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State v. Cooper

October 19, 2009

STATE OF NEW JERSEY, PLAINTIFF-RESPONDENT,
v.
TERRANCE COOPER, DEFENDANT-APPELLANT.



On appeal from the Superior Court of New Jersey, Criminal Part, Essex County, Indictment No. 02-05-1962.

Per curiam.

NOT FOR PUBLICATION WITHOUT THE APPROVAL OF THE APPELLATE DIVISION

Submitted: August 25, 2009

Before Judges C.L. Miniman and Simonelli.

Defendant Terrance Cooper appeals the denial of his first application for post-conviction relief. Because the PCR judge failed to conduct an evidentiary hearing and failed to consider all the issues presented, we reverse and remand for a hearing.

Defendant was charged in a six-count indictment with first-degree carjacking, contrary to N.J.S.A. 2C:15-2a(1), (2), (3); first-degree armed robbery, contrary to N.J.S.A. 2C:15-1; third-degree unlawful possession of a handgun, contrary to N.J.S.A. 2C:39-5b; second-degree possession of a handgun for an unlawful purpose, contrary to N.J.S.A. 2C:39-4a; third-degree receiving a stolen automobile, contrary to N.J.S.A. 2C:20-7; and third-degree resisting arrest, contrary to N.J.S.A. 2C:29-2a.

At 3:00 a.m. on November 14, 2001, Kim Lewter was returning home from a co-worker's birthday party in her Honda Accord. She stopped at a red light at the intersection of South Tenth Street and South Orange Avenue in Newark. She testified at trial that defendant opened the unlocked passenger door of her car and said, "Get out the car, bitch, before I kill you." Defendant jumped into the car, took out a gun, and struck her in the right temple with his hand. She opened her door and defendant tried to remove her hand from the steering wheel and take the car keys from the ignition. Defendant pushed her out of the car, got behind the wheel, and sped away.*fn1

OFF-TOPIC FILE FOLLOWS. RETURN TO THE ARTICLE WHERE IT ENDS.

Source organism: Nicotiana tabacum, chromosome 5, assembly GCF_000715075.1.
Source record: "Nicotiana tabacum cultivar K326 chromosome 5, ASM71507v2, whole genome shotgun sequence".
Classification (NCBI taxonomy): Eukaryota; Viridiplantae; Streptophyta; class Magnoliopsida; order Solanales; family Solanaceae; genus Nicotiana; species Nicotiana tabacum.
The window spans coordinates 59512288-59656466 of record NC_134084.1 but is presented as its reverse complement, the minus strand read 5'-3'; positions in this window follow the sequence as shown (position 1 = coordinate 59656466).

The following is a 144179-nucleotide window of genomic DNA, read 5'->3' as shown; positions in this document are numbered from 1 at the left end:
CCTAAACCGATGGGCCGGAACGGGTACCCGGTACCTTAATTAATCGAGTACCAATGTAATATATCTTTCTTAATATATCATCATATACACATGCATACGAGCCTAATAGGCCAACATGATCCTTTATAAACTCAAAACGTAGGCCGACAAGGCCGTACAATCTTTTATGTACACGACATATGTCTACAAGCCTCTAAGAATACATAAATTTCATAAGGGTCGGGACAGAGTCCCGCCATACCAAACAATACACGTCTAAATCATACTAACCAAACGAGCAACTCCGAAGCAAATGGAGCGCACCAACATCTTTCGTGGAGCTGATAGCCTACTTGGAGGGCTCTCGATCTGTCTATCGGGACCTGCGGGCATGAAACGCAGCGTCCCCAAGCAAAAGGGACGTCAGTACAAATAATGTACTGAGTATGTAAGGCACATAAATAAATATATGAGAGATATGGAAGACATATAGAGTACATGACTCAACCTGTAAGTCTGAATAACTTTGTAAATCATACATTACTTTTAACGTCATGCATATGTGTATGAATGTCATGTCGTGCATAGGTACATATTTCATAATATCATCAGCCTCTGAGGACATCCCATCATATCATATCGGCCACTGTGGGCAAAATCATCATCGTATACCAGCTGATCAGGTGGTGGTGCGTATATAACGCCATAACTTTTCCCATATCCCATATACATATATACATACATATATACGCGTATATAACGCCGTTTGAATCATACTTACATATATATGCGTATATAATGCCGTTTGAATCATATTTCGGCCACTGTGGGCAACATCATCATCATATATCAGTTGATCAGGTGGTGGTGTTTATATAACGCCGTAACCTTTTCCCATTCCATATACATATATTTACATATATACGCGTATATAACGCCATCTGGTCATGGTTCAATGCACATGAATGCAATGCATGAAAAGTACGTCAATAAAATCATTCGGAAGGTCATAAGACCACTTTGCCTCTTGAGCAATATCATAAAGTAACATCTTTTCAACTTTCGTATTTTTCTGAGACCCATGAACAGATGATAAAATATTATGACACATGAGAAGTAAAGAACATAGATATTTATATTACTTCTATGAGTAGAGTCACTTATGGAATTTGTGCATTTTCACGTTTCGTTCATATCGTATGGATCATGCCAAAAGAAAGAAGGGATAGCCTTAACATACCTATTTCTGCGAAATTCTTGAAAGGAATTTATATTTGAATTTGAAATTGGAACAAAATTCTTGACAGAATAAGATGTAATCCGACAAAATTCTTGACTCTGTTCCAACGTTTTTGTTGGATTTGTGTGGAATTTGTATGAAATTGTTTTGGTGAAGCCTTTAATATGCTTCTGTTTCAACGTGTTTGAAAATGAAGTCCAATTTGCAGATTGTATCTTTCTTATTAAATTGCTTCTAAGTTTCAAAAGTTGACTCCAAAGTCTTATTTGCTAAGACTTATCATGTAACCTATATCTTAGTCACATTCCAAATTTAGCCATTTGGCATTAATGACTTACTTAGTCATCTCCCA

The victim testified she ran five blocks to her house, woke up her husband, and called the police. When the police arrived, they drove her back to the scene, where she discovered her purse and cell phone. She described the carjacker and gave a formal report at the police station. She could not identify defendant from photographs in several "mug shot" books.

On November 19, 2001, a Hillside policeman heard a car alarm coming from a Honda Accord parked on the side of the road. Defendant was seated in the vehicle, and the officer stopped and asked defendant if he knew how to turn off the alarm. Defendant, pointing to a nearby house, said his friend had the key. When none of the six men in the house responded after defendant called for his friend, the officer told defendant to return to his car. The officer checked the license plate number and learned that the car had been stolen in an armed carjacking in Newark.

At that point, defendant exited the car and started to cross the street. The officer called for backup, drew his weapon, and shouted for defendant to stop. Both men tussled as the officer attempted to handcuff defendant, who was finally subdued when the backup unit arrived. The officer sustained minor injuries.